Prophesy is a role Chris hesitantly attributes to many artists who bring out and question things of God through their work. “It’s hard to engage in art without thinking about God. Art brings us back to order and what God did.” It has the power to “bring truths to light.”
Another part of the role Chris sees for artists is to respond to people as they interact with the work. It’s the discussion that follows that can be life and culture-changing. “So many people lurk on the sides. We know there are people listening on the periphery. People watch how you deal with customers and gallery owners. You have to watch yourself because you’re under the microscope.”
Chris’ big dream to be On Call in Culture is to produce a lifetime of good art—creating valuable things that he wants people to see in a different manner. Along the way, he has the opportunity to discuss the questions and thoughts that come when people interact with his work.
Bart sees his role in the band Claymore Disco from the perspective of influence. As we talked, he shared about the role of a platform and how the stage gives you notice. Even if it is only a few inches off the ground, it is amazing how space can have significance.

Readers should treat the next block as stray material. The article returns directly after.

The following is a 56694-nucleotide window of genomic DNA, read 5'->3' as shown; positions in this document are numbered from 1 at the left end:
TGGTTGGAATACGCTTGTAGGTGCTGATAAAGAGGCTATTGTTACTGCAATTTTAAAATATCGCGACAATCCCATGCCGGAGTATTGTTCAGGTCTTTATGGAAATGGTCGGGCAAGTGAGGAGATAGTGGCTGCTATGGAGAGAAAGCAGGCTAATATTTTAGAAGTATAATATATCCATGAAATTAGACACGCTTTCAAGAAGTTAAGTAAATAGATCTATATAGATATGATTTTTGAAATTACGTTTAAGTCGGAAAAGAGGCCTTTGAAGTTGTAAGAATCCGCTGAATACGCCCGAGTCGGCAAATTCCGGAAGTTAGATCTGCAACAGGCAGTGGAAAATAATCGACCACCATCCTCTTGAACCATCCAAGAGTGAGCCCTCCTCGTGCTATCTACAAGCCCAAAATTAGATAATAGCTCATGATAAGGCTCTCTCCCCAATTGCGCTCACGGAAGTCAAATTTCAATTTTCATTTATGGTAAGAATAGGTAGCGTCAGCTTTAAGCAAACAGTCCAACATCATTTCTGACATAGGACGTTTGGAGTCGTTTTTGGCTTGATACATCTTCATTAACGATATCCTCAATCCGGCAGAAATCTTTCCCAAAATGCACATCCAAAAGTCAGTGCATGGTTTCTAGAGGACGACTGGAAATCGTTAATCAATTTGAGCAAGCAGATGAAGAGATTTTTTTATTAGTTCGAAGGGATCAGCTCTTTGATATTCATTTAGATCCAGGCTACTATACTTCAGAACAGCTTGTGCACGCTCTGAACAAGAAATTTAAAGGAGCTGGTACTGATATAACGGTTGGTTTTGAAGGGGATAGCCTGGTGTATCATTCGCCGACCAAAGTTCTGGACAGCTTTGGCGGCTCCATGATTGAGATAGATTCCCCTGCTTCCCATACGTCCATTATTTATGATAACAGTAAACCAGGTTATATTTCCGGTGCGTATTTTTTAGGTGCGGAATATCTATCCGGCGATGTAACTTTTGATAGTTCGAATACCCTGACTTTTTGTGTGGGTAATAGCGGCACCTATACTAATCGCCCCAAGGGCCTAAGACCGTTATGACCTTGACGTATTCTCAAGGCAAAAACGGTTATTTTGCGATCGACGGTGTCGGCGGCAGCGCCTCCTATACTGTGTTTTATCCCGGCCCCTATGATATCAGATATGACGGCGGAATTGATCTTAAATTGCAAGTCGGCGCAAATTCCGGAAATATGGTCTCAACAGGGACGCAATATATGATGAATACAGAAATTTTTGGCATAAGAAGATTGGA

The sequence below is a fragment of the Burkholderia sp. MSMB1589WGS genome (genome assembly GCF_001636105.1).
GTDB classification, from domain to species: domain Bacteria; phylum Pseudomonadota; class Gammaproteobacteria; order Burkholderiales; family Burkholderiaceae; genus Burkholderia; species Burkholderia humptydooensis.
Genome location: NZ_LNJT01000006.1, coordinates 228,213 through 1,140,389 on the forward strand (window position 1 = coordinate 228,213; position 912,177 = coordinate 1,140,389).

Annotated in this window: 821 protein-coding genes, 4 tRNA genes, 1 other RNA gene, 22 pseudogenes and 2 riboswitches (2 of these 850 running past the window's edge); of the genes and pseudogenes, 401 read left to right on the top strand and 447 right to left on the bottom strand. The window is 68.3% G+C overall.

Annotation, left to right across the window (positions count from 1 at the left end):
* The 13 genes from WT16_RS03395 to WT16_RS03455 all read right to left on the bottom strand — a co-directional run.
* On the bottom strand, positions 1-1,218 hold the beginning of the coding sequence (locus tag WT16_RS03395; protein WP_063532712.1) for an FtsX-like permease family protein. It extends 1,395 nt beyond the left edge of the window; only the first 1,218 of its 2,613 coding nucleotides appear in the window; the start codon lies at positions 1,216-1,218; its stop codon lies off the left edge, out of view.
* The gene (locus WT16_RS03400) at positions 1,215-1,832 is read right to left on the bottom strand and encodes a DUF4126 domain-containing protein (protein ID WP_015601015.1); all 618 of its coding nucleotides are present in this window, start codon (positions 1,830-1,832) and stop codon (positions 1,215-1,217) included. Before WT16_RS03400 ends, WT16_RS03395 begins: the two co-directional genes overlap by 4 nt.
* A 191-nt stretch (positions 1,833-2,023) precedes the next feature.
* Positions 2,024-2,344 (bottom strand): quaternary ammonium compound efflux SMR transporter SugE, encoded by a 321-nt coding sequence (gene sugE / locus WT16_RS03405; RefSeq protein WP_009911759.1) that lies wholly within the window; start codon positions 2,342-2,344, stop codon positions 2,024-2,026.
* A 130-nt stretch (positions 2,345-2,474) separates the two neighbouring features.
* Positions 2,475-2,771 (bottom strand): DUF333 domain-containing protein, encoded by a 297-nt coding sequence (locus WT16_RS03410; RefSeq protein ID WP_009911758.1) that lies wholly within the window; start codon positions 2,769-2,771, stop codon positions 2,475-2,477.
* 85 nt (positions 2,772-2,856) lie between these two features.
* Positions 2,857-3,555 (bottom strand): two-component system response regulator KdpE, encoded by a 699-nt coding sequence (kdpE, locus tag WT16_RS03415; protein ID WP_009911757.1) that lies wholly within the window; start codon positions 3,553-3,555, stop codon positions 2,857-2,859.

As a 23-year-old working at a coffee shop, Bart also shared how he has honed his communication skills by having to talk with strangers all the time. As he serves them coffee and chats with the regulars he gets practice in engaging those around him. That comfort with being open to new people and to being in community with others gives him the courage to engage his fans and other bands before and after shows.
While their music is not specifically Christian it communicates what they care about. Bart shared how he often has the opportunity to connect with fans about specific songs. One example is their song “Fire lit Faces,” which is about Moses and the burning bush. Bart shared how the song allows him to challenge people to be paying attention to what is happening in their lives and being open to what might be out there for them.
Madison Wasinger, SimpLEE Organized business owner